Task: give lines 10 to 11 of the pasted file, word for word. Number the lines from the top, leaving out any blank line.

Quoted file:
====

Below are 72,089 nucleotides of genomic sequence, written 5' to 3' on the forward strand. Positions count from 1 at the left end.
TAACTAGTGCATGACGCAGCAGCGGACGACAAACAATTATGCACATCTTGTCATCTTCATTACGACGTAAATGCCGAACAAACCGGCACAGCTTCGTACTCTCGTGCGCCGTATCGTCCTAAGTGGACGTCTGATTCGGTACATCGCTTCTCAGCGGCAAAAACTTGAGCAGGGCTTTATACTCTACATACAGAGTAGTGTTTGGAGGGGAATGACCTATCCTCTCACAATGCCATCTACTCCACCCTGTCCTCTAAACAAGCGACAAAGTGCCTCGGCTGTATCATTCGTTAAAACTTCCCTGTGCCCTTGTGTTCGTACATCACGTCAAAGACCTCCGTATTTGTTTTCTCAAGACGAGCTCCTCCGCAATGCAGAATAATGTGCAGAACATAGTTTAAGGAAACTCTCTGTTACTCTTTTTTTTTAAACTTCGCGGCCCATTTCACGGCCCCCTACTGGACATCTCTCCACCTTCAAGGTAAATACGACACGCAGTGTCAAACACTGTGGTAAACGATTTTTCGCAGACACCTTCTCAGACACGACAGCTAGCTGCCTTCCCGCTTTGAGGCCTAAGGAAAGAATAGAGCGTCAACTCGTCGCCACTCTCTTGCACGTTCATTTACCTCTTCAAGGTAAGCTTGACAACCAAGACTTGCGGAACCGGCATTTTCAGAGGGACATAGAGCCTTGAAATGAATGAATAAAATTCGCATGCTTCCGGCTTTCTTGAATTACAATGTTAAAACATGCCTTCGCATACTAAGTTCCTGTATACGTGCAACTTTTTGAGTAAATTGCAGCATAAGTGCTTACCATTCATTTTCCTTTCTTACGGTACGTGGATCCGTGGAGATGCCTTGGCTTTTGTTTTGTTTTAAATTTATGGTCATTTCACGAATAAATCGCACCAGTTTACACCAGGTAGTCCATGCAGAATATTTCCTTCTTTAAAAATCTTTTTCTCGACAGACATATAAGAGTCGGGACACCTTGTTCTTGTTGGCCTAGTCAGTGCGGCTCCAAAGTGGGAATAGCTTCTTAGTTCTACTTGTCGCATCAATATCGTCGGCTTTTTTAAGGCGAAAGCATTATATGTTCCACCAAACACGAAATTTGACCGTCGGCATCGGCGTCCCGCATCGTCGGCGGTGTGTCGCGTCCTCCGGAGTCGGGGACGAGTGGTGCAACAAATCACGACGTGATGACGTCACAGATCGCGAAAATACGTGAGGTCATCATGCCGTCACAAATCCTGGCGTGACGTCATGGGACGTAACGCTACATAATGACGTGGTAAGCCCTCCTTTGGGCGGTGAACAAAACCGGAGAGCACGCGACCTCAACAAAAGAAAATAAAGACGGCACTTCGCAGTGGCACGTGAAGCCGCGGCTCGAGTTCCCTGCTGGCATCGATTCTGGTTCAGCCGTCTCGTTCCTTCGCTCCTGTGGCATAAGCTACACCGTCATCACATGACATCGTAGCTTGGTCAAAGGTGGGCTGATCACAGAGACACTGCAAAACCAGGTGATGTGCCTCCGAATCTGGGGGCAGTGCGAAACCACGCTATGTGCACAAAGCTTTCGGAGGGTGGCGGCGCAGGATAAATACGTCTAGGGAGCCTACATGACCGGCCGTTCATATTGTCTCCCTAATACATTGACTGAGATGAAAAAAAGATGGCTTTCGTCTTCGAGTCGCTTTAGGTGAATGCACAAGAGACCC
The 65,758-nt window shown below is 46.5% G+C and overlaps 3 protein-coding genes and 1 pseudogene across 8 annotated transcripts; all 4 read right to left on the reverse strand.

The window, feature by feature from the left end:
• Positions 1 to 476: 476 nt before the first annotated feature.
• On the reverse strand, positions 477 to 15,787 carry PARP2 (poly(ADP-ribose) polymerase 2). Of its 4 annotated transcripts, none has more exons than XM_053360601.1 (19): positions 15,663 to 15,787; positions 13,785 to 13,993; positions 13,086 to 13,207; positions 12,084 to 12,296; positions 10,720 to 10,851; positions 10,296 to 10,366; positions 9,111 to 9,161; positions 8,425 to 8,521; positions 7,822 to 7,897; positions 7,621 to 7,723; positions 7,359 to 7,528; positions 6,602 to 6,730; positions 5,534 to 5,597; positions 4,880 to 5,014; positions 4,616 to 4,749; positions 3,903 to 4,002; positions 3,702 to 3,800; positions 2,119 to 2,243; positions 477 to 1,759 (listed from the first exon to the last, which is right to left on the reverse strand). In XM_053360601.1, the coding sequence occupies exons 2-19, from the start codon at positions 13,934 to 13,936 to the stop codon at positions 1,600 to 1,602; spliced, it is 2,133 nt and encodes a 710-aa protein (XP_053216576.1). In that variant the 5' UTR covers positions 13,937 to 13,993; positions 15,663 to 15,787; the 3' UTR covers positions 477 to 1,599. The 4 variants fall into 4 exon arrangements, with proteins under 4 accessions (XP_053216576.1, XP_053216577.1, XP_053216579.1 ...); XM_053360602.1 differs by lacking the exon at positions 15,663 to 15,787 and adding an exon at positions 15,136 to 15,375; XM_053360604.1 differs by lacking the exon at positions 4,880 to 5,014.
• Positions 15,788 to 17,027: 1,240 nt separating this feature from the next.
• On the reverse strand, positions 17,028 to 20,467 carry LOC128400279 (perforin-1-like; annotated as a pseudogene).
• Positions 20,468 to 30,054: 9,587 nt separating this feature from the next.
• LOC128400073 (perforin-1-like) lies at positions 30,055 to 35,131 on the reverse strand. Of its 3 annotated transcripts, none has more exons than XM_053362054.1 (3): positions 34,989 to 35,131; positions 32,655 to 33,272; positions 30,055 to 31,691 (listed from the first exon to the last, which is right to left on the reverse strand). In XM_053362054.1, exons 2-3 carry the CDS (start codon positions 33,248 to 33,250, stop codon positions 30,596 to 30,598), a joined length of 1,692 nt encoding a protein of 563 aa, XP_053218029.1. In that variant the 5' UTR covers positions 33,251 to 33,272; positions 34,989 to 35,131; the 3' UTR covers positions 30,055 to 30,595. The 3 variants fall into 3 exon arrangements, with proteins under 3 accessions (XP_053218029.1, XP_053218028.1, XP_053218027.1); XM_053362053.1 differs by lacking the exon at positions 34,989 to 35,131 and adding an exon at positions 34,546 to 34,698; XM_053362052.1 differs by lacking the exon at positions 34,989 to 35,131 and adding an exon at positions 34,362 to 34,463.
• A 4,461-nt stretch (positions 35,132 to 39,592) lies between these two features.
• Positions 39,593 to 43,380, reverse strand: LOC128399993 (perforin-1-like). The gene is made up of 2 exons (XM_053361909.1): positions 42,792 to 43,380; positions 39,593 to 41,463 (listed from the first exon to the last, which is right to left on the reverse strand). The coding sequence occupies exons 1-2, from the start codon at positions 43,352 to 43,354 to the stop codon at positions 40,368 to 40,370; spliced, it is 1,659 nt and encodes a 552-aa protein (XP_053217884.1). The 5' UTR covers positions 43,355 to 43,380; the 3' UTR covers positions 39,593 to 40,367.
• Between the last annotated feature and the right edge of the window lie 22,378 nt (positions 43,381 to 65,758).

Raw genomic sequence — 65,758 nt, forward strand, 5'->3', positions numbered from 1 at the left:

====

• LOC128400073 (perforin-1-like) lies at positions 30,055 to 35,131 on the reverse strand. Of its 3 annotated transcripts, none has more exons than XM_053362054.1 (3): positions 34,989 to 35,131; positions 32,655 to 33,272; positions 30,055 to 31,691 (listed from the first exon to the last, which is right to left on the reverse strand). In XM_053362054.1, exons 2-3 carry the CDS (start codon positions 33,248 to 33,250, stop codon positions 30,596 to 30,598), a joined length of 1,692 nt encoding a protein of 563 aa, XP_053218029.1. In that variant the 5' UTR covers positions 33,251 to 33,272; positions 34,989 to 35,131; the 3' UTR covers positions 30,055 to 30,595. The 3 variants fall into 3 exon arrangements, with proteins under 3 accessions (XP_053218029.1, XP_053218028.1, XP_053218027.1); XM_053362053.1 differs by lacking the exon at positions 34,989 to 35,131 and adding an exon at positions 34,546 to 34,698; XM_053362052.1 differs by lacking the exon at positions 34,989 to 35,131 and adding an exon at positions 34,362 to 34,463.
• A 4,461-nt stretch (positions 35,132 to 39,592) lies between these two features.